COSO proposes new publication policies
The Council on Student Organizations proposed a restrictive set of guidelines for College-funded student publications at a COSO meeting yesterday with student editors, but the committee will not decide on any policy changes for several weeks.
The proposed changes include requiring all COSO publications to adhere to federal obscenity standards and to place warning labels on publications containing adult material.
Associate Director of Student Activities Linda Kennedy, who chairs COSO, said student publications and organizations receiving funds from COSO were presented with a draft of ideas, which she said make current standards "more modern and more comprehensive."
Kennedy said the meeting was intended to "affirm the freedom of the student press at Dartmouth to determine its own content," but, she added, "the right to print comes with responsibility."
The proposal states that all content in student publications must have bylines, no articles may be written anonymously, all parodies must be clearly marked as such and all federal obscenity standards must be followed, Kennedy said. If content may violate federal standards, then the publication's editors should consult the Legal Affairs Office.
In addition, COSO suggested editors print an advisory on publications with "adult material," but Kennedy said COSO will not see any of the material in student publications before distribution.
Another proposed policy requires student publications receiving funds from COSO to "create their own set of standards" and a statement of purpose, Kennedy said.
She said about 70 people attended yesterday's meeting and COSO listened to members of student publications discuss their opinions on the proposals.
Kytja Weir '98, a member of the Uncommon Threads collective, said the proposed changes are in the best interest of student publications, but added it will be difficult to apply these general policies to specific publications.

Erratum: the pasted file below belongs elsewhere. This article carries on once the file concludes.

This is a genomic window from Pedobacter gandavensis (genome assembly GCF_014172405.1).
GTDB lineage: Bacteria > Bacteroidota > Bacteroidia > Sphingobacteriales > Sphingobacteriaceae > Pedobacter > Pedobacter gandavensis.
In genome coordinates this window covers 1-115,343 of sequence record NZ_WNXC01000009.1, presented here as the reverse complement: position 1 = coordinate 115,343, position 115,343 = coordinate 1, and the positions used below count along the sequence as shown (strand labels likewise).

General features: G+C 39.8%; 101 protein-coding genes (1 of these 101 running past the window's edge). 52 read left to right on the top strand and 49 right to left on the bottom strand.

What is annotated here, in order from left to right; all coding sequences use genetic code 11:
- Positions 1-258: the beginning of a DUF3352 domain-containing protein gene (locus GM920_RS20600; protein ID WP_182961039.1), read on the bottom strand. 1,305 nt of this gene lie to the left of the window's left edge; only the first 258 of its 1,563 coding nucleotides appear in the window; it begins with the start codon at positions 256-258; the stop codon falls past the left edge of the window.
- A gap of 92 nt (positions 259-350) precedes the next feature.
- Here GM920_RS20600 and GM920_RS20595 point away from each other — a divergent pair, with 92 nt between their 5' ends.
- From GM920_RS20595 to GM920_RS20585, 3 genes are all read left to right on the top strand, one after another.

Weir also said some members of Uncommon Threads, a quarterly gender-issues publication, are concerned about how the proposed standards could be used and interpreted down the line.
In particular, Weir said members are concerned about the proposal for student publications to set standards for content before going into effect. The proposal was unclear and left Uncommon Threads members wondering if funding would be cut off if content guidelines were not met, she said.
Censorship issues involving Uncommon Threads were raised at the end of Fall term by The Beacon and The Dartmouth Review after the publication printed a graphic short story about a teenager's first lesbian experience.
COSO asked for responses by e-mail after the meeting, and the Uncommon Threads members will probably send COSO responses to specific proposals, Weir said.
She said Uncommon Threads would like to see different wording of some of the proposals and would like to "continue a dialogue with COSO."
Weir said she would have liked to see more communications between COSO and the affected student publications before yesterday's meeting.
Dan Powell '00, editor-in-chief of the Jack-O-Lantern humor magazine, said many of the proposed guidelines are very reasonable.
But Powell said the Jack-O disagreed with the proposal that COSO-funded publications with adult material print a warning on the cover.
Powell said this proposal would label publications "from the outset" and would be a disservice to authors publishing in these magazines. He said the proposal would also be impossible to enforce.
Powell said the Jack-O editors also have problems with the proposal that all articles have bylines.
Some of the Jack-O's articles are written by eight or nine people in a meeting, Powell said, and listing all of the authors would be "ridiculous."
"COSO will go back to the drawing board and once they come out with a new draft of policies, we'll take a look and go from there," he said.
The Jack-O-Lantern came under fire Fall term when it printed a feature titled "Eskimo Pick Up Lines" and a satire of The Dartmouth Review that contained racial slurs.
The publications will meet and send COSO more comments for consideration over the next few weeks.
COSO will "adjust accordingly" and will hopefully make a decision by their meeting on May 20, Kennedy said.
While student organizations and publications are encouraged to give COSO input, only COSO members, which include 16 to 20 students, faculty members and a representative from the dean's office, will vote on the final standards.
Kennedy said publication standards were raised because they had not been changed for several years.